detained and tortured

I have their blood with me

‘I have their blood with me’: new documentary charts plight of Syria’s many missing men, women and children

By James Macintyre 14 March 2017

Mansour Al-Omari, one of many detainees in Syria under President Bashar Assad, who wrote the names of fellow prisoners in blood on pieces of cloth. Monsieur features in a Channel 4 documentary next week

President Bashar Assad has dismissed their stories as ‘fake news’, but a hard-hitting documentary broadcast next week will lay out the damning case of Syria’s missing: tens of thousands of men, women and children who have been disappeared into secret detention centres.

Syria’s Disappeared: The Case Against Assad tells this horrendous story through the powerful personal testimonies of three survivors alongside damning evidence smuggled out of Syria. The film follows victims, family members and international war crimes investigators as they campaign with increasing desperation for the release of the disappeared and fight to bring the perpetrators to justice.

The background to the documentary is the Arab Spring, which swept through Syria in 2011. Since then, tens of thousands have disappeared into Assad’s secret detention centres, with vast numbers having been tortured and thousands dying inside.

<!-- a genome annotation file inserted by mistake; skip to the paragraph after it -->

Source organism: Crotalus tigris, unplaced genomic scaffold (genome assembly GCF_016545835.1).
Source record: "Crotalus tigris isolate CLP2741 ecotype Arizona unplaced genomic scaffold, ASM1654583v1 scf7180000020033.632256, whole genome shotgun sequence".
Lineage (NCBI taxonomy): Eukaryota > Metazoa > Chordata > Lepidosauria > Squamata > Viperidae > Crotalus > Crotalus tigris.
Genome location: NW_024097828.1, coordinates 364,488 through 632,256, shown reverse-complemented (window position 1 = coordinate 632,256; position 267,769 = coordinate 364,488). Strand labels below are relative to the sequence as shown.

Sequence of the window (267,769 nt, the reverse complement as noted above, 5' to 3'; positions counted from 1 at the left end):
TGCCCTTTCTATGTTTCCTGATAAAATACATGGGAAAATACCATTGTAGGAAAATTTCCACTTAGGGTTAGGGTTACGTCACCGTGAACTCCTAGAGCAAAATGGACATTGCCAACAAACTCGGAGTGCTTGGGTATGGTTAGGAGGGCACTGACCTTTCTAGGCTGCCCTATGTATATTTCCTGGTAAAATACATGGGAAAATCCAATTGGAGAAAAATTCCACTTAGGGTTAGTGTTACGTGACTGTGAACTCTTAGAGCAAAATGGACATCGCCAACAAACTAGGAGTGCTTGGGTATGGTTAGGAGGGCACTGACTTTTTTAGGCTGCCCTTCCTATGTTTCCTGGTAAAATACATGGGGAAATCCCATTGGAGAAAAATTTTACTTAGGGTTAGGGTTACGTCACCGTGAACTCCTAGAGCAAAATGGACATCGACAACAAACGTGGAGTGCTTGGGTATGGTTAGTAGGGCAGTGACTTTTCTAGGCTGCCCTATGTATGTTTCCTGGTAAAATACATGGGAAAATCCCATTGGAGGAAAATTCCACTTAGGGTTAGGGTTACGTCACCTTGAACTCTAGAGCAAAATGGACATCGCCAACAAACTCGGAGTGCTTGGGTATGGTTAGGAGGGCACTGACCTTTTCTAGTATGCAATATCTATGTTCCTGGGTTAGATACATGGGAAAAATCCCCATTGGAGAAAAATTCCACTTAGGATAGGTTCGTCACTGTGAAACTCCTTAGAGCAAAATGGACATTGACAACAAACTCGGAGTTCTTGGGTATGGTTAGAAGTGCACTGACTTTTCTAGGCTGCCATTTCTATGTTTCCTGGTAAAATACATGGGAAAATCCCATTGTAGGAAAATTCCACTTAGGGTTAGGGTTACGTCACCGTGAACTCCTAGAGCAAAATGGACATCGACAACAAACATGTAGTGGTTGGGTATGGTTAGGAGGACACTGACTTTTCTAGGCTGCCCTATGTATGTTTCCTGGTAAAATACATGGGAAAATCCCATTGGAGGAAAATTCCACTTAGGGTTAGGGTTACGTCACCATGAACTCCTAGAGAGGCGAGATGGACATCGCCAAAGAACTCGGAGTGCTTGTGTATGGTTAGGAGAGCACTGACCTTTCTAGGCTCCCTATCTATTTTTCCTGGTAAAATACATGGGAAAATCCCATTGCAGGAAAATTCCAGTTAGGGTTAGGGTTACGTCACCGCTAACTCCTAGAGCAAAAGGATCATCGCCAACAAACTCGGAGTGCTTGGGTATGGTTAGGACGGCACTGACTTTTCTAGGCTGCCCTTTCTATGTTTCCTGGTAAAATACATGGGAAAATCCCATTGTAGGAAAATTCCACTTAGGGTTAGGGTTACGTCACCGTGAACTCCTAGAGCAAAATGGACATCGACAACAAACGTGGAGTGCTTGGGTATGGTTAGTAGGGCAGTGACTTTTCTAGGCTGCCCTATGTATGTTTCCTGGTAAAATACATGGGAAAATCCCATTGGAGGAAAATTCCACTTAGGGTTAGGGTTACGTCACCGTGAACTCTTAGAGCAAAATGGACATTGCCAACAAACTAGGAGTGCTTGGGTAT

The programme focuses in on three cases.

Mazen Alhummada is from a left-wing family who had long opposed the Assad regime. He protested in his home city of Deir Ezzor, videoing the demonstrations. Mazen fled to Damascus after twice being arrested. He describes his third arrest in a cafe: ‘We were drinking tea and joking with each other, he tells the Radio Times. ‘Suddenly we were raided by the security forces. They put our shirts over our heads and put me in the trunk of the car.’

Held at a detention centre run by Airforce Intelligence, Mazen recalls being subject to appalling torture before being forced into a false confession.

Taken to a military hospital on account of his injuries, Mazen made a terrible discovery. ‘You go into the bathroom and you find three dead bodies on the floor. Stacked on top of one another. You close the door and open the other bathroom and find another two bodies. Hospital 601 [where he was taken] is really a slaughterhouse.’

Mariam Hallaq, a head teacher from Damascus, was a member of the ruling Baath Party and supported Assad. But her youngest son Ayham, a dentistry student, joined the protests and eventually she was converted to his cause thanks to his enthusiasm for change and for free elections.

Ayham began working with another key figure in the film, Mansour Al-Omari. The pair documented the disappearances for a Syrian human rights organisation, but their offices were raided by the security forces and they were detained and tortured. Ayham was released after three months.

But Mansour remained imprisoned, denied all contact with the world outside.